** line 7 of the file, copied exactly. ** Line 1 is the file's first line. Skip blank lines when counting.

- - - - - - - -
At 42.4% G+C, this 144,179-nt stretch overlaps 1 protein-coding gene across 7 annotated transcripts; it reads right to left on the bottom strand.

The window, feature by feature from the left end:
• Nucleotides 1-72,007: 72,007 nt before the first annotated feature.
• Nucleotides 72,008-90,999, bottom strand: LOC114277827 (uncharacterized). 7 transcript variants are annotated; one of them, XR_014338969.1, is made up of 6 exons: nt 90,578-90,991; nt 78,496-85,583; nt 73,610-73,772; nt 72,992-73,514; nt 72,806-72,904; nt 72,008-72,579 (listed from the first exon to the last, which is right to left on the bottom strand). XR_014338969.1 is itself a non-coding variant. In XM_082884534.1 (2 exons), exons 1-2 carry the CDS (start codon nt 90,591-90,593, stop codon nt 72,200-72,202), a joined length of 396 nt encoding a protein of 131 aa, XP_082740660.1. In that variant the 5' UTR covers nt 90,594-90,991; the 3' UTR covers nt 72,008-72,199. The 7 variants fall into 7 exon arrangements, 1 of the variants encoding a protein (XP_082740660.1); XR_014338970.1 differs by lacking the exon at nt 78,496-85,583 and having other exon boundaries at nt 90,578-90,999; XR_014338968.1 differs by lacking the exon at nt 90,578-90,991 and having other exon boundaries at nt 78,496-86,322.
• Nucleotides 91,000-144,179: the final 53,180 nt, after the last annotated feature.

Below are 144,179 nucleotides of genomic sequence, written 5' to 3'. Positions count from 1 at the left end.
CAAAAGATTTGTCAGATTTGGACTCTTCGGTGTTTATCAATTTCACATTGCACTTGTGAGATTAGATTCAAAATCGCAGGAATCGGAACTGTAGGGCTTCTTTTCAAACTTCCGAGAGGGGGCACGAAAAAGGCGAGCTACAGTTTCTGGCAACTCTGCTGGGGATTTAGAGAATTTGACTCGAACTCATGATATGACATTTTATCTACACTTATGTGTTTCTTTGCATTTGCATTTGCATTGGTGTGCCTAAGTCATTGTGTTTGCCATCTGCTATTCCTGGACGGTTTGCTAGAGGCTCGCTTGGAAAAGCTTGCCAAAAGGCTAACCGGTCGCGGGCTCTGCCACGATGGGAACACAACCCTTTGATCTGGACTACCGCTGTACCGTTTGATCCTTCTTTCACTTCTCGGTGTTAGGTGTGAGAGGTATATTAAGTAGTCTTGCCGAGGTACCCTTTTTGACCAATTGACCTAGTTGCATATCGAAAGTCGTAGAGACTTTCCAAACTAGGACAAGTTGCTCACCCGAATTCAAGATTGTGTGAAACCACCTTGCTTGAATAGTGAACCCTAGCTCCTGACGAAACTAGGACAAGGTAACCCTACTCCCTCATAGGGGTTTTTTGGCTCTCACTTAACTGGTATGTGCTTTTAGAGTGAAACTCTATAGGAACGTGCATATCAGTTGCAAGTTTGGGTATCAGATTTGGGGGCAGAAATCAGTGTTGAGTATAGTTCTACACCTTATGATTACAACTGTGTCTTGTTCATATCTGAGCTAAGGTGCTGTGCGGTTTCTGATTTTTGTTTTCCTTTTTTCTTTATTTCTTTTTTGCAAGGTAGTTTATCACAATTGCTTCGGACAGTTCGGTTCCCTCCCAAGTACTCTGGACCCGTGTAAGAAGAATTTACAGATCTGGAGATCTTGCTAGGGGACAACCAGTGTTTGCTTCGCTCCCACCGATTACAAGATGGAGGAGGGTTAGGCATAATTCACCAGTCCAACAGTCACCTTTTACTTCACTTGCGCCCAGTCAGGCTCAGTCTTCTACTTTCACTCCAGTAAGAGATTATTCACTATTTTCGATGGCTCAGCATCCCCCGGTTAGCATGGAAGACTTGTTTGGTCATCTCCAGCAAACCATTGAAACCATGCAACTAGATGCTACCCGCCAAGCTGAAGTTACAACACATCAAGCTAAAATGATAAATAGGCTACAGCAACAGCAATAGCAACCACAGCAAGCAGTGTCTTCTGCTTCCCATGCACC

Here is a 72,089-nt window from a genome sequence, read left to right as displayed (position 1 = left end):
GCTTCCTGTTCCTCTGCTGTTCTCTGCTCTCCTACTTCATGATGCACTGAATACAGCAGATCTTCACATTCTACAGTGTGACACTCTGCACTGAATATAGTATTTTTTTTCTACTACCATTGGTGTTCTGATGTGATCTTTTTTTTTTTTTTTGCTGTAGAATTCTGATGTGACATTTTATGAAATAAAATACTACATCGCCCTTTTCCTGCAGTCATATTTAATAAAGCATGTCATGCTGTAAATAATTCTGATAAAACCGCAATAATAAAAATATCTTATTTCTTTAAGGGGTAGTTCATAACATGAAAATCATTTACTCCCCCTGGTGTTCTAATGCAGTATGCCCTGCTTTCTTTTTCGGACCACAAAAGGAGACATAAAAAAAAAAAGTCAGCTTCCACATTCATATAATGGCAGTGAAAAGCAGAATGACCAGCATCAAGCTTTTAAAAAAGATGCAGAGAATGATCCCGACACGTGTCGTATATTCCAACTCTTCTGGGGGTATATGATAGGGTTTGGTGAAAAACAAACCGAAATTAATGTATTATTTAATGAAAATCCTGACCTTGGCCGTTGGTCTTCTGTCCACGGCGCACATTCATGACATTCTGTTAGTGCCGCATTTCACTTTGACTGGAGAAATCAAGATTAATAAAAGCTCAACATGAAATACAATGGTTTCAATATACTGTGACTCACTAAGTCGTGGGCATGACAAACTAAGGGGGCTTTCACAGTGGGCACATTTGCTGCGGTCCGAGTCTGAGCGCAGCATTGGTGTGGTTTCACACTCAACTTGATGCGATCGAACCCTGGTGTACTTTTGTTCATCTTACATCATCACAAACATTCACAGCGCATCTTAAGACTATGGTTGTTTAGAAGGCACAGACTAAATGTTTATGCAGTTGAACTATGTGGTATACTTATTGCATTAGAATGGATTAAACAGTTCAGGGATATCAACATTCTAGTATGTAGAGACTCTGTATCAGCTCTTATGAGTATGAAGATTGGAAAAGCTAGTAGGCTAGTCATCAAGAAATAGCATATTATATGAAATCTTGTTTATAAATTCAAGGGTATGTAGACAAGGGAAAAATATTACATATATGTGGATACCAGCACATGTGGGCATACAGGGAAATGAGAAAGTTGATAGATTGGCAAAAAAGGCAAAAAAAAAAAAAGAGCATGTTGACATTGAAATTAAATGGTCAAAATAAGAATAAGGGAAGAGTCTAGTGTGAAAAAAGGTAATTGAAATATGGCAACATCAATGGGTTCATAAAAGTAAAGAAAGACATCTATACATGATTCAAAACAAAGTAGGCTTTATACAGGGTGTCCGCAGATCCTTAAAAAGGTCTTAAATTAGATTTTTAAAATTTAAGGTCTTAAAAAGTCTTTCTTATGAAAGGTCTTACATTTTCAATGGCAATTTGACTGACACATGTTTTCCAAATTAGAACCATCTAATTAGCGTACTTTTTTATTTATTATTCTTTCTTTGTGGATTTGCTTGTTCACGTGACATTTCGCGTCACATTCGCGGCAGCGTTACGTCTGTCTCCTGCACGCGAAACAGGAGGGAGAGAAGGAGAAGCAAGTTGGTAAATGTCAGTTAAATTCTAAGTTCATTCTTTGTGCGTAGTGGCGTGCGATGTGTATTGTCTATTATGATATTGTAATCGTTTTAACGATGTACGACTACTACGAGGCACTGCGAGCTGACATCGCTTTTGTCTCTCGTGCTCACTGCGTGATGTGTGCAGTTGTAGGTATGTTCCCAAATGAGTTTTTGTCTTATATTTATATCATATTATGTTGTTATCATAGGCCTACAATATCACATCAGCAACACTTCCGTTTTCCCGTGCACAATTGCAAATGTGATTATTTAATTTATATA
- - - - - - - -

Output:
CAAAAGATTTGTCAGATTTGGACTCTTCGGTGTTTATCAATTTCACATTGCACTTGTGAGATTAGATTCAAAATCGCAGGAATCGGAACTGTAGGGCTTCTTTTCAAACTTCCGAGAGGGGGCACGAAAAAGGCGAGCTACAGTTTCTGGCAACTCTGCTGGGGATTTAGAGAATTTGACTCGAACTCATGATATGACATTTTATCTACACTTATGTGTTTCTTTGCATTTGCATTTGCATTGGTGTGCCTAAGTCATTGTGTTTGCCATCTGCTATTCCTGGACGGTTTGCTAGAGGCTCGCTTGGAAAAGCTTGCCAAAAGGCTAACCGGTCGCGGGCTCTGCCACGATGGGAACACAACCCTTTGATCTGGACTACCGCTGTACCGTTTGATCCTTCTTTCACTTCTCGGTGTTAGGTGTGAGAGGTATATTAAGTAGTCTTGCCGAGGTACCCTTTTTGACCAATTGACCTAGTTGCATATCGAAAGTCGTAGAGACTTTCCAAACTAGGACAAGTTGCTCACCCGAATTCAAGATTGTGTGAAACCACCTTGCTTGAATAGTGAACCCTAGCTCCTGACGAAACTAGGACAAGGTAACCCTACTCCCTCATAGGGGTTTTTTGGCTCTCACTTAACTGGTATGTGCTTTTAGAGTGAAACTCTATAGGAACGTGCATATCAGTTGCAAGTTTGGGTATCAGATTTGGGGGCAGAAATCAGTGTTGAGTATAGTTCTACACCTTATGATTACAACTGTGTCTTGTTCATATCTGAGCTAAGGTGCTGTGCGGTTTCTGATTTTTGTTTTCCTTTTTTCTTTATTTCTTTTTTGCAAGGTAGTTTATCACAATTGCTTCGGACAGTTCGGTTCCCTCCCAAGTACTCTGGACCCGTGTAAGAAGAATTTACAGATCTGGAGATCTTGCTAGGGGACAACCAGTGTTTGCTTCGCTCCCACCGATTACAAGATGGAGGAGGGTTAGGCATAATTCACCAGTCCAACAGTCACCTTTTACTTCACTTGCGCCCAGTCAGGCTCAGTCTTCTACTTTCACTCCAGTAAGAGATTATTCACTATTTTCGATGGCTCAGCATCCCCCGGTTAGCATGGAAGACTTGTTTGGTCATCTCCAGCAAACCATTGAAACCATGCAACTAGATGCTACCCGCCAAGCTGAAGTTACAACACATCAAGCTAAAATGATAAATAGGCTACAGCAACAGCAATAGCAACCACAGCAAGCAGTGTCTTCTGCTTCCCATGCACC